The Courier News from Blytheville, Arkansas on October 3, 1949 · Page 32
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The Courier News from Blytheville, Arkansas · Page 32

Blytheville, Arkansas
Issue Date:
Monday, October 3, 1949
Page 32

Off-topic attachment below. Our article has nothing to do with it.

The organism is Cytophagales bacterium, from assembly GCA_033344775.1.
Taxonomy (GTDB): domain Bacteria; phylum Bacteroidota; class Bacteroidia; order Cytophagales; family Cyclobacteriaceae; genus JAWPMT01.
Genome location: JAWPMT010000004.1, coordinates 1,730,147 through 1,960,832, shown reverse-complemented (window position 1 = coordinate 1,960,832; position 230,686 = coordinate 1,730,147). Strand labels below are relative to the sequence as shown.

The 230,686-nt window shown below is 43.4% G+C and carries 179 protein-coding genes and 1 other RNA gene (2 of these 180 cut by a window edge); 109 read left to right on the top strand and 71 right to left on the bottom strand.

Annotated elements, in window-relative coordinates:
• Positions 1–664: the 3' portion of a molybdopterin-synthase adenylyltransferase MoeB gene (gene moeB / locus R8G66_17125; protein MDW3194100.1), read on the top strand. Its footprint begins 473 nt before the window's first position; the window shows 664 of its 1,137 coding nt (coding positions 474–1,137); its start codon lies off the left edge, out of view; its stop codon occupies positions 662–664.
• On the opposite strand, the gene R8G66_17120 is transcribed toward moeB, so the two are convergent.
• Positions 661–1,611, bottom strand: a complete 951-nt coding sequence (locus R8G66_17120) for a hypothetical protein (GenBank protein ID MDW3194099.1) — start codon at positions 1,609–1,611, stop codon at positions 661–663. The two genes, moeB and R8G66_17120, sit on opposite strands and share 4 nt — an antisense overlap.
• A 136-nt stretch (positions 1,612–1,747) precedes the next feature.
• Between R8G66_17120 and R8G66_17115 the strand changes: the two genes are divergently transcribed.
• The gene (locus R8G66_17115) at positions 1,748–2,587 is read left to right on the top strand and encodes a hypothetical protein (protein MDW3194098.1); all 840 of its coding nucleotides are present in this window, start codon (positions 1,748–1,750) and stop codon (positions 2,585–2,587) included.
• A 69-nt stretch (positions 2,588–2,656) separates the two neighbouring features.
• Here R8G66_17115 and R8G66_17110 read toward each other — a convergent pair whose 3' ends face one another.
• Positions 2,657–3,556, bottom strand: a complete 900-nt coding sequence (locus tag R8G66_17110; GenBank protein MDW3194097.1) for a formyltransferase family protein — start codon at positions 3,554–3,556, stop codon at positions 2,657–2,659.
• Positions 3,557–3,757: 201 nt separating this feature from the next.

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BTTTTEIC §**ir»t-Footlnf," * Scottish cus- fM, m«*iu (h*t '.h« first person tt ,Yfctt J«n «« New Ywr'j day in» • bottle and gl\« you drink for food,luck iLYTHEVILLE (ARK.) COURIER NEWS Cantttis and operas difftr In thi a cantata is a. musical drama sui without costume, scenery or actio wlille those things are present- In & opera. Best Wishes from PAUL TAYLOR'S SERVICE STATION Gulf Gas and Oils Road Service Arkansas-Missouri : State Line W.E.RICHMOND & COMPANY Memphis —- T— New Orleans' M«c:i»«r3t Ntw York and New Orleans Cotton Exchanges Chicago Board of Trade and N. Y. Produce Exchange Burton Settoon, •Manager BlythcvilU Office >k»n«2512an<* L.D. 30 . G. X«dy, President F. M. Murtau^h, Sec.-Treas. Member Memphis Cotton Exchange Office and Plant 42-44 Wait Illinois Avenue Memphis,'Tennessee Phone 9-9916 Correspondence Solicited. We will buy or recondition for account of owners damaged cotton or sample loose of all description. Telephone S-1487 F. 0. «. Edw. M. Foley SPOT COTTON 108 S. Front Memphis 3, Tenn. Soybeans Win Vegetable Kingdom Rating As Jack of All Trades, Not Only as Food But in Manufacture of Various Articles th Whll e cotton continues to hold* e center of interest in Mississippi Courr on the (arms and In the roarket places, soybeans have grown In Impr->ance in recent years as 1 cash crop, and the 'cans have :ome to be regarded by processors u the Jack ot all Irades or the vegetable kingdom. Recently there was published In Minneapolis by the Archer-Daniels Midland Company a booklet "Cracking the soybean." The following condensation of the pamphlet was prepared by the Minnei- polls Star: Some 2,500 years have passed since a scholarly Chinese emperor •rote bean. the first book on the soy- But in the last 25 years, dnce American Industry "rediscovered" this Incredible bean, more las been learned about it than during all (he centuries o[ Us ise In the Orient. The soybean plant Is an erect, nishy legume that grows most, fav- irably In the central United States :n a: earance It resembles smne- >'hiit the garden variety of slrinz bean. The plant Itself makes excellent Mage for cattl.e, or "green mamire" for iel'""'liiig the soil. The green diblc variety of soybeans is eaten a fresh vegetable, or in salads Dried, the commercial beans are ised as seed, or sprouted to give is bean sprouts for choiv moln, >r roasted to be eaten like peanuts, >r used to make soy sauce. • > In Industry, soybeans are first irocessed for extraction of the oil onlained In tire bean. This pro- essing leaves a solid residue known s soybean oil meal, which may. be. uriher processed to make special- zed soybean proteins for Industrial se. In a parallel process, selected lean soybeans are used to produce dlble soy flour and soy giits. '• A 60-pound bushel of soybeans •ill yield, .roughly, nine and one- air pounds of oil and 48 pounds f meal. . ;. Americans seldom [a through » ay now without eating soybean II In some form. This light, bland oil has now aken rank as America's No.v 1 ed- ble oil. it lends its richness to ome of the,most famous brands of alad dressing. More than half of ur widely advertised vegetable hortenings are made : [rom soy- wan.oil; and 1 'IS-iS, (hey soy- iean contributed 35-per .'cent O f le total fal arid oil content of mcrlcan-m a d e margarine. Tre- lehdpus quantities of processed 1 go into cakes, breads. Ice creams, oils and pastries, candy and other x>pular foods. United States production now ex- eeds 1.5 billion pounds annually; nd efficient growing and'process- TK makes this the lowest priced [ all edible oils. Less than:.2» years ago, • a to I per cent';co>Uent ol soybean 1 in any food'product was consid- red the maximum, if taste and ap- learance were to be Ideal. But oday, some 100 per cent »oybean 1 shortenings are made. Archer- anlels-Midland company In 1934, ter * long study of European r«- •arch, opened the first United alts plant for extraction of «oy- *r<tj) .oil by the solvent process. JVejetible olli are the lireblooH 1 many major induttries. The mo«l amlliar end-products are paints, arnishea, enamel* and lacquera. ere the »oybean Is coming to h»Te omfnant importance. Linoleum (a word which means erally, "flaxseed oil") can now be ade with a high content of »oy- ean oils. Piitty, caulking com- mnds. leather dressings, lubricat- g greases, waterproofing .coatings id similar materials have likewise en converted to soybean oil formation. Food products derived from »oy-' ans are divided Into two main oups—defatted soy product* and "II fat" materials. The solldj of the soybean contain high percentage of protein. As content is reduced, protein con- i becomes relatively greater, defatted products, fat content IE duced to 1 per cent with pro- in 51' per cent. In full fat oducts. fat content Is 20 per cent id protein 40 per cent. Soy flours appear In breakfast cereals, breads, cakes, cookies, crackers and fillings. Soy Hours and "grils" (coarse Particles) are also rinding increasing use In pancake mixes, prepared .cake mixes, macaroni, dog foods, and packaged and canned foods. A wholesome, nutritious binder Is used In making sausage and meat loaves. Made from soybean, grits, Is a whipping agent used in marshmallow, frappe, and many ba .cry and candy products. COTTON' 'NIGHTIE — cotton nighties go high style this summer --pretty as fonnals and cool for the want! nights ahead. The Empire eeling is carried out in this hand- cerchief sheer collon by Eye-ful Ungerie. .A wide lace ruffle forms the off-the-shoulticr cap sleeves. necklin and A recent revolution In livestock and poultry feeding has made soybean oil meal the first ranking United Slates vegetable protein supplement, outselling all other types of oil meal combined. Every pound of soybean oil produced four pounds of meal. Chemistry has turned to soybeans a$ a-source of belter structural and decorative materials for our homes, offices and factories. Even wood, man's oldest and most versatile .--building material, has taken "ori,-new character with the help of soybean. From soybean oil meal are'a series of protein products .wHlch, in turn, make excel- +l lent low cost adhesive*. And th«e adheslvcs make plywood. IB IH7 nearly 25 million pounds of «oy- bean idjiesives were used in the manufacture of softwood plywoods. Wallpaper, too, ores much to the soybean, for an adhe*lvi tying the decorative coating to the paper. Soybean proteins are also uwd in the making of coated printing paper (to hold clay coating to the sheet; In making tape joint cement; in insecticide sprays (tO:mak« thtui spread easier and stick better). The new cold water paints oiler aij]] mother special use. as an emulsion stabilizer and binder. Soybean oil meal contribute* to orchard sprays. The same meal can be transformed into synthetic textiles, as soft and warm u woo] Soybean oils gives us a waterproofing substitutes ana printing Infcs It makes soaps, insecticides, glycerine an d core olls-the latter used In making mclal castings. for its use is a fertilizer alone soybcur oil meal ivould rank ma a multi-milllon-dollar product. It Is especluly valuable on ll t ht »Uj, where it has the peculiar ability to hold moisture. It Is n rich source of organic', nitrogen, and supplie> wealth of humus (j> the aoii. One of the most fascinating oJ 1 soybean products is a viscous fluid called lecithin, valuable In the baking Industry (in breads rolls, doughnuts, pies)—In soaps and in dry cleaners—in cosmetics^—in gasoliiie and oils—in candies. ' 'Jliere Is a saying in the Orient: 'When you grow the soybean, you :rojv meat, butter and milk." But In America today, we grow much nore than that in every field of soybeans. .Two acres of laud can produce about 8 to 10 pounds of wool per year, but the same acres can pro- luce about 400 pounds of soybeans protein tor synthetic tvool. Australian Breeding Qt Cattle Studied SIDNEY—(AP)—Israel Is looking 'or suid cattle in Australia and New Zealand. Eliyahu" Hopovetzlci, nn Israel cattle expert now in Aus- ralia, says he hopes to buy 2,000 st»d cattle in Australia and New Zealand for Israel On his way to Australia, Hopo- /etzki spent 20 days in India exam- ning cattle breeding there. He said he In Australia and New icaland for Several month*. . Compliments of A. J.LEWIS GIN CO. Route 1 Manila, Ark. ComplliHintt ot BURDETTE PLANTATION lurdette, Ark. Phone: Blytheville 782 Grower* of State Certified DPI 78 Cottonseed State Certified Soybeans GIN CO. Latest- Improved Lummus Cotton Gin J. M: Stevens C. Si Stevens Ginners and Buyers Dell/Ark COMPRESS CO. Dell, Arkansas Compliment* COOK&C Cotton Merchants Memphis, Tenn 84 S. Front Phone 5-4373